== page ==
The term “probate” generally refers to the process in which a decedent’s assets, or estate, are administered. There are several types of Probate proceedings which are all filed with our office.
Whether or not an estate is required to go through Probate depends on the assets that the decedent owned at the time of his or her death. If a decedent solely owned any real property at the time of death, the estate would be required to go through Probate in order to transfer title of that real property to the decedent’s heirs or beneficiaries. Most often the beneficiaries or heirs would need to seek the assistance of an attorney as our office cannot give legal or procedural advice.
Disposition of Personal Property Without Administration
This process is sometimes referred to as a Small Estate Proceeding. Please refer to Florida Statute 735.301 to determine if you are eligible for this type of process. If real property is part of the estate, this process is not an available option. You may wish to contact an attorney to determine what options are available to you.
The required forms and documentation for a Disposition of Personal Property Without Administration are as follows:
- Original Last Will and Testament of the decedent, if one exists
- Death Certificate
- Copy of the statement from funeral home showing by whom the bill was paid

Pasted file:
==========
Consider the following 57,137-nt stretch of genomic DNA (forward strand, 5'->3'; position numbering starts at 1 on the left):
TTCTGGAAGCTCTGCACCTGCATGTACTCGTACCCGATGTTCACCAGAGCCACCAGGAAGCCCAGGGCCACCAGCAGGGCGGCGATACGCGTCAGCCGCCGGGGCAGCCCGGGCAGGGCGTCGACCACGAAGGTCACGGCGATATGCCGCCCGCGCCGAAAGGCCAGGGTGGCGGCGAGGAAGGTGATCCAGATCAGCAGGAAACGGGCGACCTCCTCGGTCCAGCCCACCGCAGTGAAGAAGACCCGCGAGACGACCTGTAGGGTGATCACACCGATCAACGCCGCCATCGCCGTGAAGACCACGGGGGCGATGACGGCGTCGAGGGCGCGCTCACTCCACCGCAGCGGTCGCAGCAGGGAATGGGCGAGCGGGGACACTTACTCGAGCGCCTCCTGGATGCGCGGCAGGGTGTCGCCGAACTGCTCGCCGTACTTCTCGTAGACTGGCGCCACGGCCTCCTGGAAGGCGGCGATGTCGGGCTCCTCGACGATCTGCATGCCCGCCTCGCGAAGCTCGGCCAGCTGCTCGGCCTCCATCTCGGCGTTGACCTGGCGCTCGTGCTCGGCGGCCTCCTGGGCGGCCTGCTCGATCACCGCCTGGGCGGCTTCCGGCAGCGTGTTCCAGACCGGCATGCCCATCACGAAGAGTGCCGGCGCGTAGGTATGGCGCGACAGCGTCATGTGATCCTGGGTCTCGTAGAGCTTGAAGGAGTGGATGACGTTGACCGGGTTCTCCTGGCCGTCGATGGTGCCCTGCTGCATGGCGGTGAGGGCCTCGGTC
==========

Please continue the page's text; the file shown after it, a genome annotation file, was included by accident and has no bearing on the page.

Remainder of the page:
- Signed and notarized consents from all heirs, if any
- Copy of any bank statement, stock certificates, insurance checks, policy value information forms, or any related information regarding the assets to be transferred with this procedure.
Once all required forms and documentation are in order, the Probate Division may assist you in completing the Petition to be submitted to the Court. The filing fee is due at the time the Petition is filed. Additional charges will apply for a certified copy of the Order for Payment of Funds, which is generally required by the financial institution holding the assets. If the Petition is granted, an Order for Payment of Funds will be entered by the court directing the assets to be distributed as outlined in the Petition.
Deposit/Production of Wills
Pursuant to Florida Statute 732.901, the original Last Will and Testament of a deceased person must be deposited with the Clerk of the Circuit Court, having venue of the estate of the decedent, within 10 days of the decedent’s death. The statute also states that the custodian of the will must supply the Clerk with the date of death or social security number of the testator (deceased) upon deposit. We also require the death certificate to be filed with the original will. There is no charge or filing fee to deposit a will with our office.